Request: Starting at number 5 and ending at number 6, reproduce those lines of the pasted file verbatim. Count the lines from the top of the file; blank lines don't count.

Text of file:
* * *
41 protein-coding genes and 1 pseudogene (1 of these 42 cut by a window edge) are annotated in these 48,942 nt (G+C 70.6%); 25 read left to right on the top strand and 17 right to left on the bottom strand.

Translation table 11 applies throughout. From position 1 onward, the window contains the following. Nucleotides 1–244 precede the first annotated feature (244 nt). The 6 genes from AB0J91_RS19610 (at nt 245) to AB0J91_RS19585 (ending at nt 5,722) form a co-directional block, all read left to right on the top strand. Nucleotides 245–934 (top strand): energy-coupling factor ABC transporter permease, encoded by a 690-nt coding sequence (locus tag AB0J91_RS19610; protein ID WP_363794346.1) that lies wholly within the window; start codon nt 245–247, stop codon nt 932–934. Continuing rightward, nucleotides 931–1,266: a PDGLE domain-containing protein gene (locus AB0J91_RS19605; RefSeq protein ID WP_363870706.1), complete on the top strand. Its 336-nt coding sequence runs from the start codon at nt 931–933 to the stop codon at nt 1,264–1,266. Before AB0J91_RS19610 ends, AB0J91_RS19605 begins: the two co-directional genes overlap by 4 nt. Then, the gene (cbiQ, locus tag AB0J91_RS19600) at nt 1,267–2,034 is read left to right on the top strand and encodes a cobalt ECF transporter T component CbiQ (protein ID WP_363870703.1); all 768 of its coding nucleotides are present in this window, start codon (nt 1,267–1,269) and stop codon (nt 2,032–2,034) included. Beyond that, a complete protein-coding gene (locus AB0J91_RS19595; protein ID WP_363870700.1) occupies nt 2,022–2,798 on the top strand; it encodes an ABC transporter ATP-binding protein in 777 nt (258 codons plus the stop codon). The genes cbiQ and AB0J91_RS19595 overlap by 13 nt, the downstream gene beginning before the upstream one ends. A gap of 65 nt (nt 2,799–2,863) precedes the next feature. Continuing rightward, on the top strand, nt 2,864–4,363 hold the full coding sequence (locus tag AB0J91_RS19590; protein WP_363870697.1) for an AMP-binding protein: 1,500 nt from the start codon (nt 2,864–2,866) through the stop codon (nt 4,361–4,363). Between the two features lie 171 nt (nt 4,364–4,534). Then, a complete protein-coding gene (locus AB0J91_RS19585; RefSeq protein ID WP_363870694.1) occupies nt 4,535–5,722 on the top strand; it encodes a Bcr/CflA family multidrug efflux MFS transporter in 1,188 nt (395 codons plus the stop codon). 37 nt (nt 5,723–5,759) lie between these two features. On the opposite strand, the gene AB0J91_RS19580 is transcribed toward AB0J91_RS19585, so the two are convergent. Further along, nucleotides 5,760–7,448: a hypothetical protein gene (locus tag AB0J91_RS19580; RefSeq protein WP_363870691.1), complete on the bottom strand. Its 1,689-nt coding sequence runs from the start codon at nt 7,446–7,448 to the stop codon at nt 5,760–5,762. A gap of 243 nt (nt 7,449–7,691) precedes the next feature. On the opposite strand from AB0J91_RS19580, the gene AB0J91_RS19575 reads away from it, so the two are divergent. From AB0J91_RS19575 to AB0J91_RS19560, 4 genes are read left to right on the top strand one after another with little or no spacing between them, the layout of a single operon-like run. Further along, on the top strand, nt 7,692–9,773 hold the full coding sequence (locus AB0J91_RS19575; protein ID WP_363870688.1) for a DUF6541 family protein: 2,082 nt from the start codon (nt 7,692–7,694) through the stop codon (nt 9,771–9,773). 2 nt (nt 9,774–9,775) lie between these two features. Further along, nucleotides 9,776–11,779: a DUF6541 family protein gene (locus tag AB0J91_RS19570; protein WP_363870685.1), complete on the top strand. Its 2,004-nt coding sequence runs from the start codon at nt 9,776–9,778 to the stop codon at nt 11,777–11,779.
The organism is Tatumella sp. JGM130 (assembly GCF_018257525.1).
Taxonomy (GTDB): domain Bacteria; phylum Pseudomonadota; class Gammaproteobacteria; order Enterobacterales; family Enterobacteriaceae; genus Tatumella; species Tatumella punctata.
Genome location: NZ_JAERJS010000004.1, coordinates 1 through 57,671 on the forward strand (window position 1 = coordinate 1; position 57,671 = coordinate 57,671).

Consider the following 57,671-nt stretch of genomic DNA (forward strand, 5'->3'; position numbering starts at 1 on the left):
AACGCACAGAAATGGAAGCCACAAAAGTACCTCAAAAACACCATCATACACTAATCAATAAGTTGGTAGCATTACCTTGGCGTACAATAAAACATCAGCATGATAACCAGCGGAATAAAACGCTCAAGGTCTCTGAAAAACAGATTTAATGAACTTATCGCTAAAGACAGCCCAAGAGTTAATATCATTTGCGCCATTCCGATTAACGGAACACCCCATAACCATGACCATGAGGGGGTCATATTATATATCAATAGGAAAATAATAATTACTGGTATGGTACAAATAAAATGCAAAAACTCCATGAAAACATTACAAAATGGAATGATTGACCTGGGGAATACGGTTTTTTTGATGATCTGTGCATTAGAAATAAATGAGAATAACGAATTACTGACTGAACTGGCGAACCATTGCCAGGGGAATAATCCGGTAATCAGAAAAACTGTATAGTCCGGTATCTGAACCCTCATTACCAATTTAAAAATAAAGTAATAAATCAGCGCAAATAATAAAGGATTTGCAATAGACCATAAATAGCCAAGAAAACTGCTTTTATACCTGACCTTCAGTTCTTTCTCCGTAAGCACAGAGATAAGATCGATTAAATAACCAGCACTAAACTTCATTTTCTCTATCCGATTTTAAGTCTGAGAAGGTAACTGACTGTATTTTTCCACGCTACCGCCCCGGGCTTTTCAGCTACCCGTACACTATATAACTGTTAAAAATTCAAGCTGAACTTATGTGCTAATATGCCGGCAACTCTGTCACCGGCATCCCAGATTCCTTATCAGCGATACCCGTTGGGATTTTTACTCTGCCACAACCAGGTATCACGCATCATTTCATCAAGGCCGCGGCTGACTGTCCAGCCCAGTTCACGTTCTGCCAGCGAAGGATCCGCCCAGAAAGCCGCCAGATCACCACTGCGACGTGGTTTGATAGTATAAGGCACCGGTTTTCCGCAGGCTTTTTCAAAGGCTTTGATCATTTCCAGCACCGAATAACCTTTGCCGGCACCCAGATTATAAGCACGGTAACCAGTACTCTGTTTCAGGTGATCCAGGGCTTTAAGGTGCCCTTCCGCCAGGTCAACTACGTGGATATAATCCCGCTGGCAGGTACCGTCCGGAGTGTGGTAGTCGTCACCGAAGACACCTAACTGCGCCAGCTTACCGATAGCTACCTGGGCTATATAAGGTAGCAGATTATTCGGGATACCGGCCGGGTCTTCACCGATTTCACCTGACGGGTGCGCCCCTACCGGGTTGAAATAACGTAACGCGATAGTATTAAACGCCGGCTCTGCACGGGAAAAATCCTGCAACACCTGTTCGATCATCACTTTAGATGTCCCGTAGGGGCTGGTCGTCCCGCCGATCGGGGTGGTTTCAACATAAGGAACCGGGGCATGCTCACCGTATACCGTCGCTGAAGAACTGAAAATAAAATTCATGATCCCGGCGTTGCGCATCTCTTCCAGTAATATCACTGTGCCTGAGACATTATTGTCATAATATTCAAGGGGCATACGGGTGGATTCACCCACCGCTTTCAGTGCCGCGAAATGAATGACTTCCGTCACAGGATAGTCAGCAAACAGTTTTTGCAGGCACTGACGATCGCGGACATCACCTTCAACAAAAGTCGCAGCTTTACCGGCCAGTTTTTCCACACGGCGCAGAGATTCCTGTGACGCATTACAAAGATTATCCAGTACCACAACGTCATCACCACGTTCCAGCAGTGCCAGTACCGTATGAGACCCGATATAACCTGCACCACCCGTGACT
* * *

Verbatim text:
Genome location: NZ_JAERJS010000004.1, coordinates 1 through 57,671 on the forward strand (window position 1 = coordinate 1; position 57,671 = coordinate 57,671).

Consider the following 57,671-nt stretch of genomic DNA (forward strand, 5'->3'; position numbering starts at 1 on the left):